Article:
TALLAHASSEE, Fla. (WTXL) — Over the past year, the Apalachee Center says they've seen a 20-percent increase in children struggling with a mental illness from the pandemic.
With school going online, people working mask and social distance.
"We all have had a lot of changes over the last year and half," Department of Children and Family Services Emily Pritchard.
She said those changes became a tough reality for kids.
"Our kids are going into school and then out or having to spend time quarantining away from their friends so they might not be able to participate and have that peer support that they've had previously," Pritchard said.
President and CEO of Apalachee Center Jay Reeve said this caused increases in depression, anxiety and behavioral issues, admitting many kids to the Apalachee center's B.E.A.C.H unit, which stands for Behavioral Excellence in Children Health.
"It's a children acute patient psychiatric which serves ages 6-18," Reeve said.
He said the program was first established in 2018 because the need increased for children psychiatric care.
From 2017-2019, Reeve said there was a 17 percent climb in cases each year, but in 2020 it was even higher at 20 percent.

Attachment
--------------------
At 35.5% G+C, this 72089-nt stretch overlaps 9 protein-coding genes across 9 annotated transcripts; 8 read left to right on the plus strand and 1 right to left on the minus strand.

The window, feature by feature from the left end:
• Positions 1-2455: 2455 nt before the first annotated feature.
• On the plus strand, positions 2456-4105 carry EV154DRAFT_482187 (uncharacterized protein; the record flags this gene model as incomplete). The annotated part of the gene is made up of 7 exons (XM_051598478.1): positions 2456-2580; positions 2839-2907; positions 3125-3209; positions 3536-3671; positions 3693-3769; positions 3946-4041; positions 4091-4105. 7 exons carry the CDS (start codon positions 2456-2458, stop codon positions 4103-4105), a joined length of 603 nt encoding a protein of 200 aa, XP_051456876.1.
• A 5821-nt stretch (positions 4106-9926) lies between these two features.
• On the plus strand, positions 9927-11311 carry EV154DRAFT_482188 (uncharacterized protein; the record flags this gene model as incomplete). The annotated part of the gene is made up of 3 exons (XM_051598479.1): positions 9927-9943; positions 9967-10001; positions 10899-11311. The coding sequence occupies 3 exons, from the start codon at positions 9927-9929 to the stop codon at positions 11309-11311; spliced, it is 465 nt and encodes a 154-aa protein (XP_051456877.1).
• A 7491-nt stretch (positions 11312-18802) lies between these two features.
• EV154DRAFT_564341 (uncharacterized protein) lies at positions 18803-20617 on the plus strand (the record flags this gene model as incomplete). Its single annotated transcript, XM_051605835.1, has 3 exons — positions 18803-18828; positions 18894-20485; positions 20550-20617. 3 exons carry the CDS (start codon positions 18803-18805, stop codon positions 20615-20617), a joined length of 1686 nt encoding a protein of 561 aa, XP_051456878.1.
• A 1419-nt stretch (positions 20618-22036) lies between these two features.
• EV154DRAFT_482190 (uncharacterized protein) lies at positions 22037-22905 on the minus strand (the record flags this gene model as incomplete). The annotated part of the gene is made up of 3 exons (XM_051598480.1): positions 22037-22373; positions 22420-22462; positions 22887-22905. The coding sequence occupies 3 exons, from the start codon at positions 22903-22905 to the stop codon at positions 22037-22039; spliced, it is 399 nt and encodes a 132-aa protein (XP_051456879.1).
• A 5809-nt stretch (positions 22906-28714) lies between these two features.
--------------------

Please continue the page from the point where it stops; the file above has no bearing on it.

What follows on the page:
"One of the big things we've seen is with the virtual school," Reeve said. "I think one of the things that folks didn't necessarily anticipate with that move was the level of structure that school provides most kids, parents can't do that on a 24-hour bases."
The pandemic also added more stress for parents, increasing the Department of Children and Family Services child abuses cases to more than double.
"These kids are really dealing with the aftermath of what their parents are going through as well," Jamie Adleta, director of the children's psychiatric unit at Apalachee Center, said.
Reeve said the B.E.A.C.H unit helped 555 kids in just the past year alone.
"If your kid broke a bone or had issues with their blood pressure or diabetes, you would not hesitate to take them to the hospital," Adleta said. "If they're struggling with anxiety, depression or any other mental illness, that's why we're here."